a large archive consisting of matched albumen photographs taken in 1861 of Colonel Ira R. Grosvenor and his wife, Sarah Alice Wood Grosvenor, 30 Civil War date letters written from Grosvenor to his wife, the Colonel's field telescope, a single silver dress epaulette with fancy embroidered eagle rank insignia, a 7th Michigan Reunion ribbon dated 1897, plus a large number of cased and paper images of the Grosvenor family, including the following: a magnificent hand-tinted salted paper image of a gentleman with a full plate daguerreian style mat; a 6 x 8.25" albumen image identified as "Aunt Sue Chapman"; a similarly sized albumen image of "Aunt Sue Chapman and Husband"; a similarly sized oval albumen image of another woman with a revenue stamp on verso; a similar sized oval albumen identified as "E.O. Grosvenor" father of Col. Grosvenor"; a framed 7 x 5.5" image believed to be Ira Grosvenor in Civilian clothes; a framed half plate ambrotype of a young woman in an oval, period gilt frame; a quarter plate and three sixth plate daguerreotypes of various men, women and children; three sixth plate ambrotypes of a man, women and children; a 9th plate tintype of a Union infantry private in a geometric Union case; a quarter plate tintype of a man; and a ninth plate tintype of a young child; PLUS an empty quarter plate case.
The oval albumens of the Grosvenors measure 8" x 10" under original gilded mats of the period, and are exceptionally well done, the Colonel's being masterfully tinted in subdued washes that impart the impression of a color photograph. Mrs. Grosvenor is not tinted, but contains much of her family's genealogy penciled on the back, clearly suggesting that the material descended from her side.
The brass-trimmed telescope with worn leather body is unmarked and extends to 13" with its original brass cover. The silver Colonel's epaulette with (correct) wide silver wire strands and exceptional embroidered large gold eagle with sequined wings bears an ante-bellum period Michigan State seal button 15mm in diameter. The button corresponds to Tice, MG205As having an elk and moose on either side of a shield with the national eagle above, no motto. The underside displays worn silk. The "Eleventh Reunion" ribbon for Dundee, Michigan, June 15, 1897 features a celluloid suspension of a camp scene with an obverse of crossed flags. The device retains the paper label of maker Whitehead & Hoag but the silk ribbon is split in three areas. The inclusion of the teeth, we think, is bizarre but not unprecedented. Ira Grosvenor was commissioned as Colonel of the 7th Michigan on June 19, 1861 and led the regiment at Ball's Bluff and on the Peninsula before resigning on July 8, 1862 due to poor health (refer to Brig. Gen. Dana's report for Fair Oaks in O.K.). The diagnosis was scurvy, and as the condition progressed, the Colonel began to lose teeth. The 7th Michigan would proceed to forge a fine record with the Army of the Potomac in subsequent campaigning.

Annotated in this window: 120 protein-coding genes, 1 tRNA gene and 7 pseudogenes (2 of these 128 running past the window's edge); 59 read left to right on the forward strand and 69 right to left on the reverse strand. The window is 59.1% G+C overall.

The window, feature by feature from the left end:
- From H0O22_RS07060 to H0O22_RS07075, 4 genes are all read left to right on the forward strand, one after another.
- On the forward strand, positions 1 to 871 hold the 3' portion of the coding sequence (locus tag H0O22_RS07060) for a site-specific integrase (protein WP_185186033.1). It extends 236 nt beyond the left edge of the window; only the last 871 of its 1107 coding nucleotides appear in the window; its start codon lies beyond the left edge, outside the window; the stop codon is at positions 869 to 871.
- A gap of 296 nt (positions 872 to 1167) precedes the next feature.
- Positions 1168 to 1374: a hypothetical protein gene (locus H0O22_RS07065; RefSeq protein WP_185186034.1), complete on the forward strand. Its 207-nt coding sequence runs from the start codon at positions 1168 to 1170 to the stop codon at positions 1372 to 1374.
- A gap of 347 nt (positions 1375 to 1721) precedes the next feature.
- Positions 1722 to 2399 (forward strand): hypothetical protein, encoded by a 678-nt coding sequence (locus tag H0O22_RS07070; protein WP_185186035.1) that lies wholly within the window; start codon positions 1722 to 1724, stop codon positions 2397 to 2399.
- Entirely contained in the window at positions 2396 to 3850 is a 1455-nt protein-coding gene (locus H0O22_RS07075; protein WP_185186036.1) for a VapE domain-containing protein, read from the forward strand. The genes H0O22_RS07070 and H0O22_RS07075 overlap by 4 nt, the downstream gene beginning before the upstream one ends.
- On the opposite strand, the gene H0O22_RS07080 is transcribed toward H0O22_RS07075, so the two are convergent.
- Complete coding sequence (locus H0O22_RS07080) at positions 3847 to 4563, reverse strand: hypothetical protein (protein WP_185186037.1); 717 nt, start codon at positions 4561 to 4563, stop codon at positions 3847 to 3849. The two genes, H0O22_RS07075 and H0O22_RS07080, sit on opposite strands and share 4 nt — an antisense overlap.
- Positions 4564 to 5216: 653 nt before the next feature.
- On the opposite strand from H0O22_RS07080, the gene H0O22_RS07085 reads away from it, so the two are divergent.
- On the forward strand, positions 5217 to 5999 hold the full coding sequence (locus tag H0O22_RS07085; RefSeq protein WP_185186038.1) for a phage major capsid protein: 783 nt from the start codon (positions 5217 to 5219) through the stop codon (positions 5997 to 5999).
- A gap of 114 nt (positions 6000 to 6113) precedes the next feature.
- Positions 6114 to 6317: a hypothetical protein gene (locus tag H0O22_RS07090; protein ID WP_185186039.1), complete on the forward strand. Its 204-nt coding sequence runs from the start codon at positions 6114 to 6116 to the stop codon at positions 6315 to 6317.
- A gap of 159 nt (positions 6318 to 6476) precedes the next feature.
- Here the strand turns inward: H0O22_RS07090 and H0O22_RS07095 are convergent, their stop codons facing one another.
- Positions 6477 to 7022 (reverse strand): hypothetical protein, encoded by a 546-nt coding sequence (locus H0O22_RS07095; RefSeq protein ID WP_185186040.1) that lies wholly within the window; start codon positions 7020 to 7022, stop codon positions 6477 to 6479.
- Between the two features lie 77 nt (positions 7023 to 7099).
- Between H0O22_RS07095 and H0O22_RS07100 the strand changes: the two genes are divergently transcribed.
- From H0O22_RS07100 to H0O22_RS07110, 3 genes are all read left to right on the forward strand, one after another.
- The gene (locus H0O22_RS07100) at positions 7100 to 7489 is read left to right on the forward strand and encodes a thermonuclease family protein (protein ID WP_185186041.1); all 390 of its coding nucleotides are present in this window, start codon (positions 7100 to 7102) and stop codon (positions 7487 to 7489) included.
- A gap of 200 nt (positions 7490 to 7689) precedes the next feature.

The lot also includes a binder with family histories, newspaper clippings, and about 30 letters Grosvenor wrote home during April, May and June 1862 while engaged on the Peninsula. The early letters are from near Yorktown, and in a number of letters Grosvenor seems in awe that he is fighting at the same place Washington fought in 1781. In his letter of 19 April he notes: "We lay in the same line of rifle pits that Washington's army did in 1781 & the rebs near part of the line occupied by the British at the same time." Later he sends something home to his wife that the men made from laurel and briar roots growing in the rifle pits. While Grosvenor has some of the most difficult handwriting we have seen, his letters seem to deal primarily with the "standard" issues: commanders (mostly complaining about McClellan), weather, living conditions, morale. He felt obligated to stay with "his men" and do anything he could to keep their morale up. Typical comments such as those of his letter of 22 April: "I now have been in this siege (Yorktown) over two weeks and seem to have gained nothing of importance. The men wane in their confidence in Genl. McClellan & begin to think we must be defeated here. I keep up all the courage I can & hope to [encourage] them." Even when he began having fainting spells in early May, he refused to leave the regiment, and moved with them from Yorktown to Fair Oaks.
The letters contain a bit of battle content, most like his comment on 12 May: "I can not describe the horror of the battle field. I wish I may never see another." By the end of May, he was hospitalized for extended periods. Even here, the horrors made life unbearable. As spring progressed to summer, more and more men were becoming ill, and he notes the stench of dead, decaying bodies in camp was as horrible as the battlefield. The inactivity also took its toll. For weeks after arriving at Fair Oaks/West Point, every letter indicates that "today" or "tomorrow" they were marching to Richmond to end the war. And every day they were still in Fair Oaks. Colonel Grosvenor even began, when strong enough, to look for a secluded plantation to purchase where he could reside after the war. He decided Virginia was beautiful country. The folder also includes two letters from his wife (he mentions in one of his letters that he burned most of hers - but only after he read them!), a few letters among relatives mentioning his service, and 2 letters written after his retirement from service. There are 3 additional photographs of Mrs. Grosvenor with her letters, 1 cabinet card, 1 cdv, and one 1.5 x 2" albumen.
This lot also includes a huge assortment of family papers hundreds of photographs from albumen through early silver prints, post cards, books documents, early table top desk, programs, scrap books, land deeds, copy prints of George A. Custer & Libbie (Grosvenor’s next door neighbors in Monroe, Michigan), hundreds of letters, vernacular photo albums and so much more.